Anas Abdullahi Ahmad, who had contracted meningitis at the age of six, was advised to seek medical counsel in India.

New Delhi: An 8-year-old Nigerian boy who had been suffering from bilateral profound sensorineural hearing loss heard his parents’ voice for the first time after doctors in Delhi were able to surgically implant a neuroprosthetic device, a cochlear implant.

The boy, Anas Abdullahi Ahmad, had contracted meningitis at the age of six. He had been hospitalised a local hospital in Nigeria for five years. It was only after he was discharged, that his parents realised that the boy was not responding normally. Further assessment revealed that meningitis had resulted in bilateral profound sensorineural hearing loss. Medical opinions were sought from various local hospitals and eventually, the patient and his family were advised to seek medical counsel in India.

He was brought to Fortis Hospital at Shalimar Bagh, where he was treated by a team led Dr. Yogesh Jain and Dr. Anup Sabherwal. In a statement, Fortis said that during these two-years, Anas had been “bullied by the children in his school and was unable to perform daily activities. He couldn’t communicate effectively with his friends, siblings or parents.” After a full assessment by an audiologist and a CT scan along with an MRI, doctors assessed the damage and viability of the cochlear nerve. He was also found to be suffering from sickle cell anemia.

“A multi-disciplinary team consisting of ENT surgeons, audiologists, anesthetists, hematologist, radiologists and pediatricians attended Anas. He was admitted one day prior to the surgery for a blood transfusion. The surgery consisted of a right ear cochlear implant under general anesthesia. One part of the implant was inserted into the cochlea to stimulate the hearing nerve and the other part was external placed and activated after the surgical wound healed. These two parts related to a magnet. After switching on the implant, the hearing nerve was stimulated, and Anas was able to hear. This allowed him to modulate his voice and speak,” the hospital said.

Dr. Anup Sabherwal of Fortis Hospital Shalimar Bagh said, “Anas responded well to the treatment and he can avail further care from the doctors in his country. He has reported an immediate improvement in his ability to hear and respond. The family has hope that he will be able to live a normal life again and will be able to go back to school. Cochlear implants take the place of the sensory cells and directly stimulate the hearing nerve. They can improve clarity, even when hearing aids provide limited benefit. It is better to consider a cochlear implant sooner than later, so the amount of time that the hearing nerve has gone without good stimulation is shortened.”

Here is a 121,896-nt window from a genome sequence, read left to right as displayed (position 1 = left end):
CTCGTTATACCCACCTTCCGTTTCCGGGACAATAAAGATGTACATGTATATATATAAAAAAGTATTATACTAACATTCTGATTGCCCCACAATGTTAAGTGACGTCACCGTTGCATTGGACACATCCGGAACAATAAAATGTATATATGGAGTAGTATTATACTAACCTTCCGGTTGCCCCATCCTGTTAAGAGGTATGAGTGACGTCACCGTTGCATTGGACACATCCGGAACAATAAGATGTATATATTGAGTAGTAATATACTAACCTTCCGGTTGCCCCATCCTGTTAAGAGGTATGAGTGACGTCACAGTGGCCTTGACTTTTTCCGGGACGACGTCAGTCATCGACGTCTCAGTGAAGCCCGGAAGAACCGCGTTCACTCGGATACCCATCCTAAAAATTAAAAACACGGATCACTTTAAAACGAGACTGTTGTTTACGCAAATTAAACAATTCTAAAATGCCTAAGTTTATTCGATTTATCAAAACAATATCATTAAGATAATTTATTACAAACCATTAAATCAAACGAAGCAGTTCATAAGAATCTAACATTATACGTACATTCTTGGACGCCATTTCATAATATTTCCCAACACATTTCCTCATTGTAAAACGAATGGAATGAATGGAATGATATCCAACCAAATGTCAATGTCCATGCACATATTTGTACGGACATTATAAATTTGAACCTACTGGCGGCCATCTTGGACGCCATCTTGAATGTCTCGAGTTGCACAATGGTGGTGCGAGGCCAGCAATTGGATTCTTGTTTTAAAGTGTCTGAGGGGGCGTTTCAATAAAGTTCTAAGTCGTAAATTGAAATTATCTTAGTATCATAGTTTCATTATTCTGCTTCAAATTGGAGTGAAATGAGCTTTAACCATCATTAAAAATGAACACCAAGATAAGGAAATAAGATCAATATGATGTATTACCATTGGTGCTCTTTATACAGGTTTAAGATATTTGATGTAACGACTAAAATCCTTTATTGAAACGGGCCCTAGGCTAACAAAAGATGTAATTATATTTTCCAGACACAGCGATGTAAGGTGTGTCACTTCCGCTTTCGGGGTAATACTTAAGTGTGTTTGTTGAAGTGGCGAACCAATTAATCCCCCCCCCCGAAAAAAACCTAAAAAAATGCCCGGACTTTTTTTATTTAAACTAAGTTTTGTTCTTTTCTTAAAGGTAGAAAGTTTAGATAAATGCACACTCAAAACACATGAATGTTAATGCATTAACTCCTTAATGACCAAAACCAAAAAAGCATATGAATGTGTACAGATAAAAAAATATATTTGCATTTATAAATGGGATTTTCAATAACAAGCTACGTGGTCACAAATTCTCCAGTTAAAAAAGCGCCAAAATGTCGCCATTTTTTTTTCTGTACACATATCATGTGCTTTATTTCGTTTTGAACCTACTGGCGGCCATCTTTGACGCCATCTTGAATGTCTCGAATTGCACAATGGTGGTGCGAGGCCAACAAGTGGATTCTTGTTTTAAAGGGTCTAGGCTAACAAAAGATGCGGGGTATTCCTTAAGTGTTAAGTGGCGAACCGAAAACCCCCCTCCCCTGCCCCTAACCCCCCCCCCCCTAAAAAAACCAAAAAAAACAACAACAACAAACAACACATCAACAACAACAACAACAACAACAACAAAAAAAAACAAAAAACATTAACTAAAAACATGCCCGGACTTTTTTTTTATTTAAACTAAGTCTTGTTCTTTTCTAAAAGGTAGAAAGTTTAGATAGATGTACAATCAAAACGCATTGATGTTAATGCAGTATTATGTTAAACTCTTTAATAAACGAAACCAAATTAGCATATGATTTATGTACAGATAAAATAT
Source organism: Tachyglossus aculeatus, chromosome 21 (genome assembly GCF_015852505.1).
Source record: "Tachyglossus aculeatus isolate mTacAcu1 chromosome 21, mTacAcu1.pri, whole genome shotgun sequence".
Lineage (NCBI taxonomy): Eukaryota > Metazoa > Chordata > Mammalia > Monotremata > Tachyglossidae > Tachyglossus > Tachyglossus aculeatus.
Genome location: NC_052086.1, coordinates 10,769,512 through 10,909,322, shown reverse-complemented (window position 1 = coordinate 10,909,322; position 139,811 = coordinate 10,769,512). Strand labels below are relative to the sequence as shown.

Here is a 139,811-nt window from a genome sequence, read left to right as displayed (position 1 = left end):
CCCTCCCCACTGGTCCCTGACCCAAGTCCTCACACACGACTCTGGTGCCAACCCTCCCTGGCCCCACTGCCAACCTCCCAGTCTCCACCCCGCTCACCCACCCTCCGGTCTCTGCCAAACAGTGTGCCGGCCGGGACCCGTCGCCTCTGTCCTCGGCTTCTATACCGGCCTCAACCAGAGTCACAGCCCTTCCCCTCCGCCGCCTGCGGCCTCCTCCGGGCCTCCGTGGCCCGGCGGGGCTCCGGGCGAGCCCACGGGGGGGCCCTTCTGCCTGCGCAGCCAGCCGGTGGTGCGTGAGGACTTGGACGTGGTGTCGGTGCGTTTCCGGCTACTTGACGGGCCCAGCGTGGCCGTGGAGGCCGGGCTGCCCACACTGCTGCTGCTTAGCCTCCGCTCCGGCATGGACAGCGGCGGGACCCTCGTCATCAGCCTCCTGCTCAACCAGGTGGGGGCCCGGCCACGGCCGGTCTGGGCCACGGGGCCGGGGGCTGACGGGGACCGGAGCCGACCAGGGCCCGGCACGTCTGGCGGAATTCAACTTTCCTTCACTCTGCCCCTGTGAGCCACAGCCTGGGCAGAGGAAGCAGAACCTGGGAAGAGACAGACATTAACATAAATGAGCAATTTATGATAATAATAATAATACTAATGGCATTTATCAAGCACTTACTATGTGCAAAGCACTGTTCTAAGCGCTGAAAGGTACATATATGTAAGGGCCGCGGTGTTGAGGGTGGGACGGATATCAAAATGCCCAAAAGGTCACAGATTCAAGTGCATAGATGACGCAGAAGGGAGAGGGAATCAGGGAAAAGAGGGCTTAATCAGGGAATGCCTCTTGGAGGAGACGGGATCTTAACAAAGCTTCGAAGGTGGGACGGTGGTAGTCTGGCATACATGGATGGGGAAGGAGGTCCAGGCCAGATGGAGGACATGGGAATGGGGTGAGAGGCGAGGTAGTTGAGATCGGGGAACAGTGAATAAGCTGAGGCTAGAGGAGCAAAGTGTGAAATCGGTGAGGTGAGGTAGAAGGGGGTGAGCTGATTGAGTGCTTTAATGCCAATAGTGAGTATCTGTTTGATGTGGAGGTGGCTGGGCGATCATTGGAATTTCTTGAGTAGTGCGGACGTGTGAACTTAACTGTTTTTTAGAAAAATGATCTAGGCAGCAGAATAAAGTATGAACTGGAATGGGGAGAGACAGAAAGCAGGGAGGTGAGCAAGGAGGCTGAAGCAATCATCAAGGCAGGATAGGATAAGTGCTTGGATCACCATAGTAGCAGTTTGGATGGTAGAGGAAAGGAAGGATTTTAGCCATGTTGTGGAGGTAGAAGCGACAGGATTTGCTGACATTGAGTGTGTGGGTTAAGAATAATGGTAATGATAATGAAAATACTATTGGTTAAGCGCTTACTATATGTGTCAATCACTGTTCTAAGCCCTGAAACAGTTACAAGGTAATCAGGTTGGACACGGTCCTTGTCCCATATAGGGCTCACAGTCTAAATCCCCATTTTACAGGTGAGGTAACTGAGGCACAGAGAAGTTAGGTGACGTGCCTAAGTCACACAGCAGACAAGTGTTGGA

Mr. Mahipal Singh Bhanot, Facility Director, Fortis Hospital, Shalimar Bagh added, “This is another example of how medical tourism is gaining traction in India. Many international patients benefit with the quality and affordability of treatments in India. At Fortis Hospital Shalimar Bagh, we are equipped with all the necessary personnel and equipment to conduct the rarest of surgeries. We are extremely happy that Anas has recovered and that he will be able to live a normal life.”

The boy’s mother said, “It was really frightening when Anas could not or was not able to hear us. We thought his life, at the mere age of six, had come to a complete standstill. As parents we did not know how to keep his hopes alive, how to help him get better or keep him motivated. However, we had to try. When we learnt that the doctors in India would be able to perform the cochlear implant, we didn’t hesitate. Now that he has recovered and is able to communicate with us effectively, we couldn’t be happier.”

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